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  • #16
    I have various manufactured knives and I always fall back to using the OCC. They are sharp and no complaints. Don't ignore the knife handles because they can affect carving.

    Sometimes things can be over thought, and usually they aren't as complicated as some people think. "A poor workman blames his tools," from my father's advice.

    Oh, I drive a Ford Diesel Pickup...what junk do you drive? <joke>
    Bill
    Living among knives and fire.

    http://www.texaswoodartist.com

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    • #17
      When it isn't totally frozen shut like now, I drive a 97 GMC Suburban LSE with all the bells and whistles. Everything works properly. 454 gas hog but for less than 500 miles per year, I don't care.

      I have watched an old film = video of Mungo Martin, sharpening a crooked knife with a rock and a bucket of water. I decided right then that I would do my best to learn those techniques. I have pieces of old lawn chair aluminum leg tubing and dowels for mandrels. I'll rest my best crooked knife over my knee and tune it up. Just watching me, I don't think you would figure out all that I'm doing.

      It's exactly the same as tuning up a Pfeil gouge on flat stones but the abrasive moves.
      Brian T

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      • #18
        Well, Brian, I agree on the year of 97.

        The old Vikings and medieval folks sharpened some rough steel with rocks and the tools cut well. Not sure they could explain the technique either.
        Bill
        Living among knives and fire.

        http://www.texaswoodartist.com

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        • #19
          There are some principles that apply to sharpening and honing. Could be a crooked knife, could be a pair of scissors. Same thing. Part of this was how I was taught free-hand sharpening in the first place. That destroyed every myth that I ever had about sharpening any edge. Then I realized that crooked knives were just the reverse, no big deal. Most of them are double edged so like it or not, you must become ambidextrous.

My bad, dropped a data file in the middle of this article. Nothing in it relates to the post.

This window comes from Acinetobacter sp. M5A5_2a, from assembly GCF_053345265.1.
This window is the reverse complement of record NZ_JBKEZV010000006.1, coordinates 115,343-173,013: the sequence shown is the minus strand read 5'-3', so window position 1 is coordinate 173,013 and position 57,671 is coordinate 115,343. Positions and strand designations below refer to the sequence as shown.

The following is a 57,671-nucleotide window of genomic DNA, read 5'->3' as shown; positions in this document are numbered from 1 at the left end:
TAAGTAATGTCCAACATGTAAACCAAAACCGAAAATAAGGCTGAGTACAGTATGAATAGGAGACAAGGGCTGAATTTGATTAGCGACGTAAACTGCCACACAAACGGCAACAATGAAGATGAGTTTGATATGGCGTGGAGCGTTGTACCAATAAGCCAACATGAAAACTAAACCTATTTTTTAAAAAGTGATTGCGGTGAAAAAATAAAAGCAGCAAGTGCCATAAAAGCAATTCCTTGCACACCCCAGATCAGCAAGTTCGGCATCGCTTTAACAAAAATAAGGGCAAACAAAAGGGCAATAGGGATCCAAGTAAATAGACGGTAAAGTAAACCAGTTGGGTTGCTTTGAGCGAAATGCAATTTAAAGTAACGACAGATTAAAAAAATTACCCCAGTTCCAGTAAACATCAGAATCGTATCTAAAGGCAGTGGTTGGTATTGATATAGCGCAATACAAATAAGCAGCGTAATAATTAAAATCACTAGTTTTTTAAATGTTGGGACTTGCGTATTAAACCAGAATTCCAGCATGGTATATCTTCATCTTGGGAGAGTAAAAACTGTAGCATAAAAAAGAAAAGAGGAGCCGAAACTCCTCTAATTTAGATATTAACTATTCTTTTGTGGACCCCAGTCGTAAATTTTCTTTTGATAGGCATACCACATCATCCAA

Some day, I should find some indulgent soul and we make a video for free hand sharpening.
          All the unwritten tricks, one after another.

          I like the Burb. Easy for my old legs to get in and out of. Sitting up high enough to see traffic.
          Shift-on-the-fly 4X4 ( less than 70 kph). Even an electric compass in the RV mirror. Comfortable seats and arm rests, if you like. Parts and service are not exotic. Regular GMC stuff.
          People in the back seat can control the back heater. There's a tail-gate heater as well, best of all.
          I run synthetic jet turbine lube instead of mineral oil. Runny at -60C for easy cranking.
          Brian T

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          • #20
            To add a little fuel to the fire . When I'm trying to finish carving details I go will an OLFA 5023 9mm Multi-Purpose craft knife @ $7.98, with Olfa A1160B 30 Degree Carbon Steel Snap-Off Blade (10 pack) @ $6.19.

            The thin & flexible pointed blade is great. Even though these are snap-off blades over the last few years I've only snapped a couple. just keep stropping them as I go my other knives. Talk about an old cheap scape


            . . .JoeB

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            • #21
              My introduction to the entire business of First Nations and crooked knives was to watch a carver using a pair of left and right farrier's hoof trimming knives for wood carving. I did not know then that there are some very good west coast blade smiths for those who, like me, do not want to make out own blades.

              The local farrier uses Hall knives, retail at $50.00 each (or more now). I buy his worn down junk for $5.00 each. They have a lifetime of wood carving steel left in them. I even buy some to tune up for give-away gifts (cut the bevels from 25* down to 12*).